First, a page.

Logo of nihpaAbout Author manuscriptsSubmit a manuscriptHHS Public Access; Author Manuscript; Accepted for publication in peer reviewed journal;
Toxicol Sci. Author manuscript; available in PMC 2009 Jun 8.
Published in final edited form as:
PMCID: PMC2692318

Fetal Onset of Aberrant Gene Expression Relevant to Pulmonary Carcinogenesis in Lung Adenocarcinoma Development Induced by In Utero Arsenic Exposure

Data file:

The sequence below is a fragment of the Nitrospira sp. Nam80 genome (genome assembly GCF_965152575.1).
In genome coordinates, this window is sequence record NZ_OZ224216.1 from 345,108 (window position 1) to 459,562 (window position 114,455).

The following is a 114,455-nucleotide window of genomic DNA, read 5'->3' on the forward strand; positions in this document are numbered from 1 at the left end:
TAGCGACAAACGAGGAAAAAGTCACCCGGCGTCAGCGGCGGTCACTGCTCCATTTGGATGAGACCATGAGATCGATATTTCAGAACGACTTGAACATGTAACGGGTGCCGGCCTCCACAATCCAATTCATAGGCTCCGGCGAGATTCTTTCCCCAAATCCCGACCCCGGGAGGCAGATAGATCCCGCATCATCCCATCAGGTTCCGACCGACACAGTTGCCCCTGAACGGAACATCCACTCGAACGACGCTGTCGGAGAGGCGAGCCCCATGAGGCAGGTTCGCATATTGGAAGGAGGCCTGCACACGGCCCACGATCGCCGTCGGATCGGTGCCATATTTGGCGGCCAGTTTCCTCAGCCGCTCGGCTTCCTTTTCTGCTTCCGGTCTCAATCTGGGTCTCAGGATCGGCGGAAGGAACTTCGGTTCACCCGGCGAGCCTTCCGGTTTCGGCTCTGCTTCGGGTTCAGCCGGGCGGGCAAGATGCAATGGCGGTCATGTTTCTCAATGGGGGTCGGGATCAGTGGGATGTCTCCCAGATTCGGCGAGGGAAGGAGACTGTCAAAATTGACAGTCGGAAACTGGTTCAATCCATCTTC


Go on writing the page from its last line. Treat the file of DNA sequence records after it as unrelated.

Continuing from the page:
Arsenic is a human pulmonary carcinogen. Our work indicates that in utero arsenic exposure in mice can induce or initiate lung cancer in female offspring. To define early molecular changes, pregnant C3H mice were given 85 ppm arsenic in drinking water from days 8 to 18 of gestation and expression of selected genes in the fetal lung or in lung tumors developing in adults was examined. Transplacental arsenic exposure increased estrogen receptor-α (ER-α) transcript and protein levels in the female fetal lung. An overexpression of various estrogen-regulated genes also occurred, including trefoil factor-3, anterior gradient-2, and the steroid metabolism genes 17-β-hydroxysteroid dehydrogenase type 5 and aromatase. The insulin growth factor system, which can be influenced by ER and has been implicated in the pulmonary oncogenic process, was activated in fetal lung after gestational arsenic exposure. in utero arsenic exposure also induced overexpression of α-fetoprotein, epidermal growth factor receptor, L-myc, and metallothionein-1 in fetal lung, all of which are associated with lung cancer. Lung adenoma and adenocarcinoma from adult female mice exposed to arsenic in utero showed widespread, intense nuclear ER-α expression. In contrast, normal adult lung and diethylnitrosamine-induced lung adenocarcinoma showed little evidence of ER-α expression. Thus, transplacental arsenic exposure at a carcinogenic dose produced aberrant estrogen-linked pulmonary gene expression. ER-α activation was specifically associated with arsenic-induced lung adenocarcinoma and adenoma but not with nitrosamine-induced lung tumors. These data provide evidence that arsenic-induced aberrant ER signaling could disrupt early life stage genetic programing in the lung leading eventually to lung tumor formation much later in adulthood.